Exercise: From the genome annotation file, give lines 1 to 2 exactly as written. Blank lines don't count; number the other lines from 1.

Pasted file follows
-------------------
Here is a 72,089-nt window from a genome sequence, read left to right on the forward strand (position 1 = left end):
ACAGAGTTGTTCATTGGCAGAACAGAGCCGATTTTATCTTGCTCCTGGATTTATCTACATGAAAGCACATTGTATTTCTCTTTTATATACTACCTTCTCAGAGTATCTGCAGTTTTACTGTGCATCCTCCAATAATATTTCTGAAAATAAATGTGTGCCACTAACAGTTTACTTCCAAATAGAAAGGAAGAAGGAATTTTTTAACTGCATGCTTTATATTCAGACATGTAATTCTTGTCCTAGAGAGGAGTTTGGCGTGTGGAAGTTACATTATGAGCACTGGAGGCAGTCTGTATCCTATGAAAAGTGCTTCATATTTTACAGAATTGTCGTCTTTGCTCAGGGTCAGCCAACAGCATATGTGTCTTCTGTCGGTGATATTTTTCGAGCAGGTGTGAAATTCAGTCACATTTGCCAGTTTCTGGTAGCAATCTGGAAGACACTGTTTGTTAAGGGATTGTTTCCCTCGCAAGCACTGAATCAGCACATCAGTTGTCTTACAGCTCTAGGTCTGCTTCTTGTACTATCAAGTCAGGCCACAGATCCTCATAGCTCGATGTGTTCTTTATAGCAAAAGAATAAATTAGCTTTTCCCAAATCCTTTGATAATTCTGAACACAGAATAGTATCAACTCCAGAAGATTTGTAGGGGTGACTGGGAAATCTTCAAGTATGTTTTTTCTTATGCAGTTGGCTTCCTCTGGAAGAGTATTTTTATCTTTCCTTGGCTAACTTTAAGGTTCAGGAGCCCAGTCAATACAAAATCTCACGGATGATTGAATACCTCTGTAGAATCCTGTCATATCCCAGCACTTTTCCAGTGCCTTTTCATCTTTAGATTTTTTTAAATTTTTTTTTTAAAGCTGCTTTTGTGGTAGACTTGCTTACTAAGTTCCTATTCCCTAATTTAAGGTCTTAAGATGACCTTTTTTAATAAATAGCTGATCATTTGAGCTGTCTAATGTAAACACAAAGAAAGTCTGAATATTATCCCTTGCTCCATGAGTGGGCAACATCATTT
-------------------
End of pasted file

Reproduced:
Here is a 72,089-nt window from a genome sequence, read left to right on the forward strand (position 1 = left end):
ACAGAGTTGTTCATTGGCAGAACAGAGCCGATTTTATCTTGCTCCTGGATTTATCTACATGAAAGCACATTGTATTTCTCTTTTATATACTACCTTCTCAGAGTATCTGCAGTTTTACTGTGCATCCTCCAATAATATTTCTGAAAATAAATGTGTGCCACTAACAGTTTACTTCCAAATAGAAAGGAAGAAGGAATTTTTTAACTGCATGCTTTATATTCAGACATGTAATTCTTGTCCTAGAGAGGAGTTTGGCGTGTGGAAGTTACATTATGAGCACTGGAGGCAGTCTGTATCCTATGAAAAGTGCTTCATATTTTACAGAATTGTCGTCTTTGCTCAGGGTCAGCCAACAGCATATGTGTCTTCTGTCGGTGATATTTTTCGAGCAGGTGTGAAATTCAGTCACATTTGCCAGTTTCTGGTAGCAATCTGGAAGACACTGTTTGTTAAGGGATTGTTTCCCTCGCAAGCACTGAATCAGCACATCAGTTGTCTTACAGCTCTAGGTCTGCTTCTTGTACTATCAAGTCAGGCCACAGATCCTCATAGCTCGATGTGTTCTTTATAGCAAAAGAATAAATTAGCTTTTCCCAAATCCTTTGATAATTCTGAACACAGAATAGTATCAACTCCAGAAGATTTGTAGGGGTGACTGGGAAATCTTCAAGTATGTTTTTTCTTATGCAGTTGGCTTCCTCTGGAAGAGTATTTTTATCTTTCCTTGGCTAACTTTAAGGTTCAGGAGCCCAGTCAATACAAAATCTCACGGATGATTGAATACCTCTGTAGAATCCTGTCATATCCCAGCACTTTTCCAGTGCCTTTTCATCTTTAGATTTTTTTAAATTTTTTTTTTAAAGCTGCTTTTGTGGTAGACTTGCTTACTAAGTTCCTATTCCCTAATTTAAGGTCTTAAGATGACCTTTTTTAATAAATAGCTGATCATTTGAGCTGTCTAATGTAAACACAAAGAAAGTCTGAATATTATCCCTTGCTCCATGAGTGGGCAACATCATTT